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Changing the Guard
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Changing the GuardThe History of the Ceremony

From the reign of Henry VII until the Civil War, the responsibility of guarding the person of the Sovereign rested with the Body Guard of the Yeomen of the Guard. During the Civil War, Charles I was guarded by loyal troops, while Charles II, when in exile, was protected by his Life Guards. From the Restoration onwards, the daily protection of the Sovereign became increasingly the duty of The Life Guards and the three original Regiments of Foot Guards, and it still remains the responsibility of the Household Division. Today, The Queen has a number of homes, both official and private. However, it is only at the London palaces and at Windsor and Edinburgh Castles that a guard is mounted.

In Stuart times, Whitehall Palace was the official Royal residence, having been taken over by Henry VIII in 1529, but it was largely destroyed by fire in 1698. St James's Palace thereafter became the official Royal residence, the Foot Guards taking up duties there, although The Life Guards continued to mount the Guard at what remained of Whitehall Palace. Even after the Admiralty Arch was built, Queen Victoria ruled that the Horse Guards Arch should remain the official entrance to the Royal palaces and the mounted guard at Whitehall is still maintained as The Queen's Life Guard.

Since it became the official residence of the Sovereign in 1698, St James's Palace has remained the centre of the Court, and foreign ambassadors are still accredited to the Court of St James's. Of the two detachments which mount in the Forecourt of Buckingham Palace and form The Queen's Guard for the day, the St James's Palace detachment is therefore the senior, and it is at St James's that the Captain of The Queen's Guard establishes his headquarters and where the Colour is lodged.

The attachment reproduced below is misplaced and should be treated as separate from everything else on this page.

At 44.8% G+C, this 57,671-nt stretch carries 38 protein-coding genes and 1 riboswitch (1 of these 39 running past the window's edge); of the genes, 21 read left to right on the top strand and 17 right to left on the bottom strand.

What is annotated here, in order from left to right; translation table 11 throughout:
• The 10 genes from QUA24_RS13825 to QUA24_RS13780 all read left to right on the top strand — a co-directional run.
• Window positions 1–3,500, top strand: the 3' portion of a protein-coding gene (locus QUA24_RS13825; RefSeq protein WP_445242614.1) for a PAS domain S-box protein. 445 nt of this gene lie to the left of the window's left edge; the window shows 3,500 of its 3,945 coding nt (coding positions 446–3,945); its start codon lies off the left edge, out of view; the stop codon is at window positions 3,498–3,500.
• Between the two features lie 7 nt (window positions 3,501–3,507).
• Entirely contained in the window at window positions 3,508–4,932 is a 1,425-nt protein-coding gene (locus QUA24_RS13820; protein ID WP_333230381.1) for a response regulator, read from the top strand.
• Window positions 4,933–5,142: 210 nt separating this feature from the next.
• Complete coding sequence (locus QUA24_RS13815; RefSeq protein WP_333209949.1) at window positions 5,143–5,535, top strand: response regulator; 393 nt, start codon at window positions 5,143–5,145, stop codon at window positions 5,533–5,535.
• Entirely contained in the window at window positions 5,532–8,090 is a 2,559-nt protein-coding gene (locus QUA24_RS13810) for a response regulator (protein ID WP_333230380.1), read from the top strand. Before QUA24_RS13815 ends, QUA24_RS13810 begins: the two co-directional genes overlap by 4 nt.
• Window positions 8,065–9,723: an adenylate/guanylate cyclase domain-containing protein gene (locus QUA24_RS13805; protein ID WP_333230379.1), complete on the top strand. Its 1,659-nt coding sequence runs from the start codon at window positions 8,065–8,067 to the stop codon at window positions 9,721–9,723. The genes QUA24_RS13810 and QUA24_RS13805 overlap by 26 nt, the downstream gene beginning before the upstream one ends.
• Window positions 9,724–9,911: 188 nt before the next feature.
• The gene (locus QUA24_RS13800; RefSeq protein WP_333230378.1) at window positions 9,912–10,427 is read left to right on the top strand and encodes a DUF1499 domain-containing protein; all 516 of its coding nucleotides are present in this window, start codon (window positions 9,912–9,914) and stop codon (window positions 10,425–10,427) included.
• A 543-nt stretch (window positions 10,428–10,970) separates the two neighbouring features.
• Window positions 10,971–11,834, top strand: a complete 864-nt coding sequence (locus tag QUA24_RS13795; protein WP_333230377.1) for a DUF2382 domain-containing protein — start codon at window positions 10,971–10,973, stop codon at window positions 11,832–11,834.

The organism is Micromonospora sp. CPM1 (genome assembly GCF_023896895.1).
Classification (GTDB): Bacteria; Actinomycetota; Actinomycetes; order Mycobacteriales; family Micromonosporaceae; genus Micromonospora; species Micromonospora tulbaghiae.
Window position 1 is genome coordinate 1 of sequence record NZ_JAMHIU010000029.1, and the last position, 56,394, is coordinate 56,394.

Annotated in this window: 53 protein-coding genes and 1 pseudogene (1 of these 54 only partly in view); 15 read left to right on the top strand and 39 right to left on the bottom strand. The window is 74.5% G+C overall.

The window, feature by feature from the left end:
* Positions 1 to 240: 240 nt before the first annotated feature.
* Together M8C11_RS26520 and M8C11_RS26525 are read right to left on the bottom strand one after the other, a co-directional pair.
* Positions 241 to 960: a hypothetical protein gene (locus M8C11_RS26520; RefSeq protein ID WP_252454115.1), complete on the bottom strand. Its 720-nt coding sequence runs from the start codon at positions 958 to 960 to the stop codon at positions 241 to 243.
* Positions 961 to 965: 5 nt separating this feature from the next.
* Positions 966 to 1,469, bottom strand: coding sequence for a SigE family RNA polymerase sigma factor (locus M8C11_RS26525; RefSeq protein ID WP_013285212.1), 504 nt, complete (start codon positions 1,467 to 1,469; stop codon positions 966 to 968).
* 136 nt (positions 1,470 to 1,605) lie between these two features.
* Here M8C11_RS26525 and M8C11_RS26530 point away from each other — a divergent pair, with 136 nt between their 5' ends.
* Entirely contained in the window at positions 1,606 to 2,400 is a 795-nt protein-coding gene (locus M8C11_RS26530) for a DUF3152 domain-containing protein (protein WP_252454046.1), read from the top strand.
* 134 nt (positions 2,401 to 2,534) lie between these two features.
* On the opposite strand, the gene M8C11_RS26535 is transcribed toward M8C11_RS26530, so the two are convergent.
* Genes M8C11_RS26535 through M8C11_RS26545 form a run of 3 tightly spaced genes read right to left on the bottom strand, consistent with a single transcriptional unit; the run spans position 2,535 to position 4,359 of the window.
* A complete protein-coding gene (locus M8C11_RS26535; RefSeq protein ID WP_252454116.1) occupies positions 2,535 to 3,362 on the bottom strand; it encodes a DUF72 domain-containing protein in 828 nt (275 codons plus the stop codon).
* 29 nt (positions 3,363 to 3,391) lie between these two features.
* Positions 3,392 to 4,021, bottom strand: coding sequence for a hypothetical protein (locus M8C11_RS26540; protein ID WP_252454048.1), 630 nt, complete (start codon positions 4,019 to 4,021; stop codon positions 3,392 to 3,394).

Buckingham Palace was purchased for George 111 in 1762. The first reigning Sovereign to live there was Queen Victoria, and it became the permanent London residence of the Royal Family after her accession in 1837. It is in the Forecourt of Buckingham Palace that the Regiments of Foot Guards now mount The Queen's Guard. When seen marching to and from the ceremony, The Queen's Guard is in three main groups. First comes a Regimental Band with a Corps of Drums, then the St James's Palace detachment including the Ensign, who carries the Colour, and finally the Buckingham Palace detachment.

Where to see Guard Changings

Daily in summer (unless very wet). Alternate days in autumn and winter. (If wet, why not visit The Guards Museum.)

St James's Palace
The Senior detachment of The Queen's Guard forms up at 11 a.m. prior to marching to Buckingham Palace.

Buckingham Palace
At 11.30 a.m. the New Guard marches into the Palace Forecourt and the ceremony begins.

The New Guard of The Queen's Life Guard arrives at Horse Guards Arch at 11 a.m. (10 a.m. on Sundays).

Tower of London
At 9.50 p.m. each evening the 'Ceremony of the Keys' takes place.

Windsor Castle
Guard mounting at11.30 a.m. (days vary).

Changing the Guard

The New Guard enters Ambassadors Court, St James's Palace. This painting, c.1750, shows the Band, Corps of Drums and St James's Palace detachment found by the First Regiment of Foot Guards.

Changing the Guard

The New Guard, here formed by the Scots Guards, dresses by the right in the Forecourt of Buckingham Palace.

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